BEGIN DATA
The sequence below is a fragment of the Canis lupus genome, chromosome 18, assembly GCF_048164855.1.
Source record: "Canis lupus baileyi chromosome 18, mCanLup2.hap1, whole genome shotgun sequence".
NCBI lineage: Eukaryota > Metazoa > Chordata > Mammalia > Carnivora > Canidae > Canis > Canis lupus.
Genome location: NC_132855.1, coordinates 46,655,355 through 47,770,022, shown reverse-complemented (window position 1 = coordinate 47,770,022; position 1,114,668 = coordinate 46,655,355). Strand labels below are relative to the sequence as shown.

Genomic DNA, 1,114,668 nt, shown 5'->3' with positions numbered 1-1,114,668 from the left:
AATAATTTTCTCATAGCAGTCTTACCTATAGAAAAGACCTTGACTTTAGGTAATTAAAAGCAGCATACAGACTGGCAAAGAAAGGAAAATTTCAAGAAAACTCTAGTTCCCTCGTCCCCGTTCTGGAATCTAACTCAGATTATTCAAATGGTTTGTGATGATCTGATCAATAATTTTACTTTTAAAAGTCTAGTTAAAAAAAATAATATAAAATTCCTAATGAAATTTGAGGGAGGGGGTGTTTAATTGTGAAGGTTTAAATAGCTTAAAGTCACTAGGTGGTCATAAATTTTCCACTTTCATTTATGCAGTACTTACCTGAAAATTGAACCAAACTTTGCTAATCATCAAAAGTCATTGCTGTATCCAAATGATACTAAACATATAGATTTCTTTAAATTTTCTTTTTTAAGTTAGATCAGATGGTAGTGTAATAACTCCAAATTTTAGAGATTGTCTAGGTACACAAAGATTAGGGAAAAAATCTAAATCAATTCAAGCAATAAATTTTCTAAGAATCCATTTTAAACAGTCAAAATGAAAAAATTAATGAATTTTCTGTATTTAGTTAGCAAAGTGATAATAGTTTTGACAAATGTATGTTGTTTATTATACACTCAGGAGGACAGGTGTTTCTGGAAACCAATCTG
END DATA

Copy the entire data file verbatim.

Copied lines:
The sequence below is a fragment of the Canis lupus genome, chromosome 18, assembly GCF_048164855.1.
Source record: "Canis lupus baileyi chromosome 18, mCanLup2.hap1, whole genome shotgun sequence".
NCBI lineage: Eukaryota > Metazoa > Chordata > Mammalia > Carnivora > Canidae > Canis > Canis lupus.
Genome location: NC_132855.1, coordinates 46,655,355 through 47,770,022, shown reverse-complemented (window position 1 = coordinate 47,770,022; position 1,114,668 = coordinate 46,655,355). Strand labels below are relative to the sequence as shown.

Genomic DNA, 1,114,668 nt, shown 5'->3' with positions numbered 1-1,114,668 from the left:
AATAATTTTCTCATAGCAGTCTTACCTATAGAAAAGACCTTGACTTTAGGTAATTAAAAGCAGCATACAGACTGGCAAAGAAAGGAAAATTTCAAGAAAACTCTAGTTCCCTCGTCCCCGTTCTGGAATCTAACTCAGATTATTCAAATGGTTTGTGATGATCTGATCAATAATTTTACTTTTAAAAGTCTAGTTAAAAAAAATAATATAAAATTCCTAATGAAATTTGAGGGAGGGGGTGTTTAATTGTGAAGGTTTAAATAGCTTAAAGTCACTAGGTGGTCATAAATTTTCCACTTTCATTTATGCAGTACTTACCTGAAAATTGAACCAAACTTTGCTAATCATCAAAAGTCATTGCTGTATCCAAATGATACTAAACATATAGATTTCTTTAAATTTTCTTTTTTAAGTTAGATCAGATGGTAGTGTAATAACTCCAAATTTTAGAGATTGTCTAGGTACACAAAGATTAGGGAAAAAATCTAAATCAATTCAAGCAATAAATTTTCTAAGAATCCATTTTAAACAGTCAAAATGAAAAAATTAATGAATTTTCTGTATTTAGTTAGCAAAGTGATAATAGTTTTGACAAATGTATGTTGTTTATTATACACTCAGGAGGACAGGTGTTTCTGGAAACCAATCTG